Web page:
Infrastructure report: Project alliances provide greater value for money

By Graham Skellern

A construction boss is promoting alliance contracting as a means for having certainty over costs and delivery, writes Graham Skellern
Onehunga Foreshore Restoration. Photo / Supplied
Onehunga Foreshore Restoration. Photo / Supplied

Local councils in New Zealand should adopt the alliance contracting concept to save money and improve performance on delivering infrastructure projects, says Robert Jones, chief executive of Fulton Hogan NZ.

Jones says the traditional way of bidding for projects often throws up "hidden" costs further down the track.

He says a better outcome, and greater value for money, is achieved when the client (asset owner), designer, planner and contractor including its estimating team are all together in the bidding process.

Fulton points out that by "taking an open-book", collaborative approach, the build up of the costs is transparent to the client: "All parties take a collective responsibility towards the risks, and the client can concentrate on capital costs rather than long-term maintenance and repeated additional charges (as the project proceeds).

"Alliance contracting delivers value for money for ratepayers - it may not be the lowest price for the project but the client (council) has control of the cost," he explains.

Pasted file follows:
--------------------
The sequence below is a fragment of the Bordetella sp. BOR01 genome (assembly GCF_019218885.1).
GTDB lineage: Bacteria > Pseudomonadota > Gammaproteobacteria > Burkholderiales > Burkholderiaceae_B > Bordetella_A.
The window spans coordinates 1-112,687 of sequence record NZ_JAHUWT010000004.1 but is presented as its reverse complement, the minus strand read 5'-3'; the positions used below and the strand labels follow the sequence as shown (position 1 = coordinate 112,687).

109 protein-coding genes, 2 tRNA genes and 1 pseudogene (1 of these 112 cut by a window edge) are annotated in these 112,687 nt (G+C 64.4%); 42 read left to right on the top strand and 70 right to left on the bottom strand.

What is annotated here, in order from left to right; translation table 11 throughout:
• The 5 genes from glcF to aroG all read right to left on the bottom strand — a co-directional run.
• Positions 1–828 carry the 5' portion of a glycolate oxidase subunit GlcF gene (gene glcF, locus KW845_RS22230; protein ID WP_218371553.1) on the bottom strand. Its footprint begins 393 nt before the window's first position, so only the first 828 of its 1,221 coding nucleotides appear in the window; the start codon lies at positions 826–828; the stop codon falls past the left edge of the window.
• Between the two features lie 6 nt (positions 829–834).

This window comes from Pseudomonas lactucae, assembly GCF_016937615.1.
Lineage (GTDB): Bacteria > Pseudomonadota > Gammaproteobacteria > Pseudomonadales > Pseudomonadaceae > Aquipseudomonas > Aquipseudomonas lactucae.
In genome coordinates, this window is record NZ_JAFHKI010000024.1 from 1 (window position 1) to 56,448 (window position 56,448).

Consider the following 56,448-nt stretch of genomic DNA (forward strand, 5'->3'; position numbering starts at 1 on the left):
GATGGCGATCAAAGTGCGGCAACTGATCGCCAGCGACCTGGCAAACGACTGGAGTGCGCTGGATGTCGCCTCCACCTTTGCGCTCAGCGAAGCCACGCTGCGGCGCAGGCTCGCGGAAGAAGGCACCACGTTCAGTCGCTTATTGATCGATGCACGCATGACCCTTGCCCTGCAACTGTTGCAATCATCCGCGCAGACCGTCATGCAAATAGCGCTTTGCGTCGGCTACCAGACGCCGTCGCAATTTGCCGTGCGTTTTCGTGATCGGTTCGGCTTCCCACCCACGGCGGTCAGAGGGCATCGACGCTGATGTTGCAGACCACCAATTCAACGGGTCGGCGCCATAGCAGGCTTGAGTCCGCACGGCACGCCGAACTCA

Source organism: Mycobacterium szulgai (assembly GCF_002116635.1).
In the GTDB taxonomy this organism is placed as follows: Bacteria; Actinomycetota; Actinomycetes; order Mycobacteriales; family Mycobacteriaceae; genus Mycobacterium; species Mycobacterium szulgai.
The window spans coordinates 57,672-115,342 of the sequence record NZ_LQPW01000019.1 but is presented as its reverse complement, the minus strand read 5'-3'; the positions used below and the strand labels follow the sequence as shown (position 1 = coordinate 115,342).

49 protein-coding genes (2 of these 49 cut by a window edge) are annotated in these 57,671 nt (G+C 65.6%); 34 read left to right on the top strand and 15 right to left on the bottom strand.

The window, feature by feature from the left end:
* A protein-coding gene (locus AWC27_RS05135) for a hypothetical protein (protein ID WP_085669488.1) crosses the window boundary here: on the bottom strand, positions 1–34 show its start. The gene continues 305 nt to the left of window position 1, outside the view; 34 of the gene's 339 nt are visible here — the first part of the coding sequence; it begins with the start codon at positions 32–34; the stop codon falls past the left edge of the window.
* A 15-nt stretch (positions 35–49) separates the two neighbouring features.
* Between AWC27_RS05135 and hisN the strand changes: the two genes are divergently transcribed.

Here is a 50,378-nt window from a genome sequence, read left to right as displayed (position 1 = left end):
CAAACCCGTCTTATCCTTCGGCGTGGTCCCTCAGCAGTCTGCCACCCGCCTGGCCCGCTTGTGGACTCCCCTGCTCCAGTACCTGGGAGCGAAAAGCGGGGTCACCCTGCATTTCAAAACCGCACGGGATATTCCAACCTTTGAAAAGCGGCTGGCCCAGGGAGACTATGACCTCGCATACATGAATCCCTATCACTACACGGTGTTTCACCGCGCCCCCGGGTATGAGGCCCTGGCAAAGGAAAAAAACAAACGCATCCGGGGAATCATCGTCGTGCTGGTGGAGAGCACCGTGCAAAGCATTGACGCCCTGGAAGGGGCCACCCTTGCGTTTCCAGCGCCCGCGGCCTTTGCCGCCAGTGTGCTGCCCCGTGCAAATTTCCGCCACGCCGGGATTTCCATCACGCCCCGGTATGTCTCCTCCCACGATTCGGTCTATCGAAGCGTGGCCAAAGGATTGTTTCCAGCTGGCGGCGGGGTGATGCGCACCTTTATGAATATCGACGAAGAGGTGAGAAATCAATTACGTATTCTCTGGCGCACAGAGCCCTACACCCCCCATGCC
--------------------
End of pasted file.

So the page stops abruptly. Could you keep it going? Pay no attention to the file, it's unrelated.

"The open book process is cutting out multiple teams bidding on the same project - this also comes with a cost. When there is so much infrastructure work around, it's better to have three teams bidding for three projects rather than three for one project.

"The client will need to decide before entering into the process which designer and contractor he's comfortable working with based on past experience and whether they have the right resources to deliver the project."

Jones says a good alliance contracting model is already operating in Christchurch.

After the 2010 and 2011 earthquakes, it was not feasible to replace damaged assets on a like-for-like basis - it was simply not affordable.

The Stronger Christchurch Infrastructure Rebuild Team (SCIRT) was formed, and is responsible for repairing and replacing the city's three waters (water, wastewater and storm water), roading and bridge networks, as well as some retaining walls and stopbanks.

SCIRT is an alliance between Christchurch City Council, Canterbury Earthquake Recovery Authority (Cera), New Zealand Transport Agency (NZTA), City Care, Downer, Fletcher Construction, Fulton Hogan and McConnell Dowell.

Fulton Hogan NZ chief executive Robert Jones.
Fulton Hogan NZ chief executive Robert Jones.